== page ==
Joined: Fri May 29, 2009 8:41 pm
It's known that flytraps evolved from carnivorous sundews; sundews (and I think this part is still theory) may have evolved from non-carnivorous sundew-like plants prior to the depletion of nitrogen in their environment's soil. The Venus Flytrap's evolution was the product of a "Hobson's choice" in which plants that did not evolve nutrient-capturing abilities in nitrogen and phosphorus-poor environments would not have survived. (citation).
I. Flytrap size and Nitrogen-feeding
In their native habitat, the flytrap diet is 33% ants, 30% spiders, 10% beetles, and 10% grasshoppers, with fewer than 5% flying insects (citation). All of these insects contain various amounts of nitrogen in their bodies, which the flytrap consumes in order to generate amino acids, proteins, and DNA (all of which affect plant mass). According to this paper, feeding on insects' nitrogen content does result in larger traps, as would be expected; 20% to 54% of a flytrap's total internal nitrogen levels come from insects. Therefore, a group of flytraps that never feed on insects will be smaller than a group of flytraps that feed on insects.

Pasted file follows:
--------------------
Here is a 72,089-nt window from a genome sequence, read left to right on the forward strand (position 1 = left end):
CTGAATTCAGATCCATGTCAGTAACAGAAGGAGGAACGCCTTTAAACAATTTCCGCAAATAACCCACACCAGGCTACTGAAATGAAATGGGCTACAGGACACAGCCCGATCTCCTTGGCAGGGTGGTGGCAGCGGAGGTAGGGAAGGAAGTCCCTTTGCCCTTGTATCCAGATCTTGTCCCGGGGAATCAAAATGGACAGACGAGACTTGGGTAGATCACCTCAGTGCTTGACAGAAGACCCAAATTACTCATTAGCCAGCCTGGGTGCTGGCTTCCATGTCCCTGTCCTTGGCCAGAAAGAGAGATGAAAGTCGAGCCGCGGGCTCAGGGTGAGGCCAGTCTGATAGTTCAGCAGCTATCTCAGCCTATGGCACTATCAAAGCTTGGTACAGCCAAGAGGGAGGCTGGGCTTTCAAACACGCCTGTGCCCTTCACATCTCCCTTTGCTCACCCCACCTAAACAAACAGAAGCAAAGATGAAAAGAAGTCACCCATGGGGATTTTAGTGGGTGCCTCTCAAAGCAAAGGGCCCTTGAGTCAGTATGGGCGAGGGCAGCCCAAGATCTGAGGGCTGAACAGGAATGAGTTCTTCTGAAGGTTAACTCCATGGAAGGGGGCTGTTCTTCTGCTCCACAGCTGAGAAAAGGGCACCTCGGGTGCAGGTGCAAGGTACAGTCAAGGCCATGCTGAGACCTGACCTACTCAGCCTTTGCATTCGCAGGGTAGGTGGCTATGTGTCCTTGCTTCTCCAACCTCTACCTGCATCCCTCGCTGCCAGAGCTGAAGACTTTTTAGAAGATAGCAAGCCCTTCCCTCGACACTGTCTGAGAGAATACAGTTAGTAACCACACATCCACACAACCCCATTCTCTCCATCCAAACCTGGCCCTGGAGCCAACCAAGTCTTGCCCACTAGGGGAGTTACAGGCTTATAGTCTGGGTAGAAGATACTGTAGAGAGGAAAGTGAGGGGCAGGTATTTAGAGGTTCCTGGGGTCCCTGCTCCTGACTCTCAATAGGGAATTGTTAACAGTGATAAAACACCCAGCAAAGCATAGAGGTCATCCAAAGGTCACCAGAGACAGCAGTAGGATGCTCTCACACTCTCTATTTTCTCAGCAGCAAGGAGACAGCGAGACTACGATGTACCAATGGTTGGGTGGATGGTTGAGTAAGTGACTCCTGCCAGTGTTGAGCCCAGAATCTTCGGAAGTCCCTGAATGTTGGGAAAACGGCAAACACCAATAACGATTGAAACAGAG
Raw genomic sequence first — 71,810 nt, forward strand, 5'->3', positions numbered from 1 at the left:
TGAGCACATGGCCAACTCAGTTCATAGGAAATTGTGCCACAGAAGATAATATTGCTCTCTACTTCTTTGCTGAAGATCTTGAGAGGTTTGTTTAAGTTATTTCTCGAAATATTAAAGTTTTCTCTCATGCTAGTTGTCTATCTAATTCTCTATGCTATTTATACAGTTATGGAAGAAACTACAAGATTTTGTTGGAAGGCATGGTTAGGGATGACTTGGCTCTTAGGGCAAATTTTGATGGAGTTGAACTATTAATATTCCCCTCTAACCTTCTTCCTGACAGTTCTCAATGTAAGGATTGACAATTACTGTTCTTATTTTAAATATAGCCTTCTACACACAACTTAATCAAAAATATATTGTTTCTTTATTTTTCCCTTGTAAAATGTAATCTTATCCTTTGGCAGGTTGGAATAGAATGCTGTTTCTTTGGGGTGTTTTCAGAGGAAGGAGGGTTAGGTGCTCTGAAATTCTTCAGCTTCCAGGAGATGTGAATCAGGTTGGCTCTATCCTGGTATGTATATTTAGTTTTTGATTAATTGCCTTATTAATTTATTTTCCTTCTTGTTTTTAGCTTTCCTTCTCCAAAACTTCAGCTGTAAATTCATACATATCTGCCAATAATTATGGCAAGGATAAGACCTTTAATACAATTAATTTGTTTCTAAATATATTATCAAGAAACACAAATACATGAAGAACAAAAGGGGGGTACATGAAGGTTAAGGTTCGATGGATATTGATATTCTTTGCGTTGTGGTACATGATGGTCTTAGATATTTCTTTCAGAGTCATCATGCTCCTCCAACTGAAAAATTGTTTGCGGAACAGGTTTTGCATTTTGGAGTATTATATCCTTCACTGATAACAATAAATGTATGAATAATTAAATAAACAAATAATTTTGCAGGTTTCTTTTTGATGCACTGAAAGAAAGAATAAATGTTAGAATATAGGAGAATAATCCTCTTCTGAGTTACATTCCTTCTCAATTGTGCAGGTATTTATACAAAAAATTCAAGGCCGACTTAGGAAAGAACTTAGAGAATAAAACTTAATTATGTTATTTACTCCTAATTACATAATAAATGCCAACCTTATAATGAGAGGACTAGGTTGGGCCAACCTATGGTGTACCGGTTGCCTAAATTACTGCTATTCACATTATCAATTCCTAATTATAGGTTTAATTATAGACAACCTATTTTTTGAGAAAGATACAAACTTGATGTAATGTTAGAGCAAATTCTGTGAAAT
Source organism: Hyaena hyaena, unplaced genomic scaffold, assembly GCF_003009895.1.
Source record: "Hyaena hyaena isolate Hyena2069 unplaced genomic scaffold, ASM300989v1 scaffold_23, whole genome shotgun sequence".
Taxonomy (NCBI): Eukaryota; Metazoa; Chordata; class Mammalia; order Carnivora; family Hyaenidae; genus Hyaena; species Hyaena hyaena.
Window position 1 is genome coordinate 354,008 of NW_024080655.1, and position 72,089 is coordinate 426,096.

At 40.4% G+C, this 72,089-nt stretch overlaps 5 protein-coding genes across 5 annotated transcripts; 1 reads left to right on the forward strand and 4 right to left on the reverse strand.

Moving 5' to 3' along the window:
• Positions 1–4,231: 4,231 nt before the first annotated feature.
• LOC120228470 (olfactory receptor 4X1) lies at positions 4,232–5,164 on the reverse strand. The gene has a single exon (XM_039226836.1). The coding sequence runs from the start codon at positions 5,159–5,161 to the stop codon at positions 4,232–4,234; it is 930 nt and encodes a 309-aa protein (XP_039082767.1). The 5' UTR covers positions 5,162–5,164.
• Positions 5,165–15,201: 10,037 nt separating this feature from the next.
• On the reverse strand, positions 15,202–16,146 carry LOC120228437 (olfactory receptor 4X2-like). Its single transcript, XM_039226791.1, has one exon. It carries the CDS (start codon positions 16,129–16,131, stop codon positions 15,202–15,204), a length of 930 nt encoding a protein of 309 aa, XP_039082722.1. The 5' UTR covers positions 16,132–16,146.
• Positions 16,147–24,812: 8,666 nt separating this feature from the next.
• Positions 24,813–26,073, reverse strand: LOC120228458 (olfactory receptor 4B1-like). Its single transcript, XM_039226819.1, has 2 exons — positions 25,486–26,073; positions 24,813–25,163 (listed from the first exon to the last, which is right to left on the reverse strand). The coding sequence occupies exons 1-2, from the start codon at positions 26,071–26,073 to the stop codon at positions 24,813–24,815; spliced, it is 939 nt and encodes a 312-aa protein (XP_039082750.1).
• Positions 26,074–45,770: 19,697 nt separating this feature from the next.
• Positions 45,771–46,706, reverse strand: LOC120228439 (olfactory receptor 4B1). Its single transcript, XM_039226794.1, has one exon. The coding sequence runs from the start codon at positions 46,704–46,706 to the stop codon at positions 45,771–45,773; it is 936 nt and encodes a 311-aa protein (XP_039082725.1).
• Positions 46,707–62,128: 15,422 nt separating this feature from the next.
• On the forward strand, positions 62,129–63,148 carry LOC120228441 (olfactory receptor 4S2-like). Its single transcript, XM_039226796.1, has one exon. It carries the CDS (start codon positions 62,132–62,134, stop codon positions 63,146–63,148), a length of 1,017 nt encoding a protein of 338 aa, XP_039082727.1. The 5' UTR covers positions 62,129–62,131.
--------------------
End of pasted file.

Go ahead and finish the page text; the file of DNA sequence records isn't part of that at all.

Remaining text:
II. Insects and Nitrogen
Insects with higher nitrogen content are theoretically the "best" to manually feed an indoor flytrap. According to this paper, predaceous (predatory/carnivorous) insects have an average of 15% more nitrogen content than herbivorous insects. Spiders, predatory beetles (e.g. ladybugs), wasps, and other carnivorous flying insects have the highest nitrogen values of all insects, while insects like moths and butterflies have the lowest nitrogen value. The paper also suggested that although no data exists, there is reason to believe that collembola (springtails) may also have high nitrogen content. Since they are readily available in pet stores, I'll also note that insects such as crickets have a moderate nitrogen content as well. While not among the highest in nitrogen content, they fall well above that of moths and butterflies.
III. Adverse affect of flowering
You may have heard us mention on the forum that flytraps are "set back" from flowering because it takes a lot of energy to do so. If you've ever seen a flytrap flower stalk in comparison with the size of the plant, you can plainly see why it costs them so much energy; the thing is often as massive as the rest of the plant! In a reference to the Roberts and Oosting 1958 flytrap study, the Duke article above mentioned that the reason this setback occurs is because when producing a flower stalk, most of the nitrogen found in the plant's leaves (obtained partially from insect consumption) is removed to support the flower, which adversely affects the overall health of the plant's leaves. This is why traps often look poor during/after flowering, and why flowering often results in a higher level of dying traps. The flytrap is shedding them intentionally; they were "sacrificed" so the plant could pool together the energy required to make the healthiest flower stalk possible.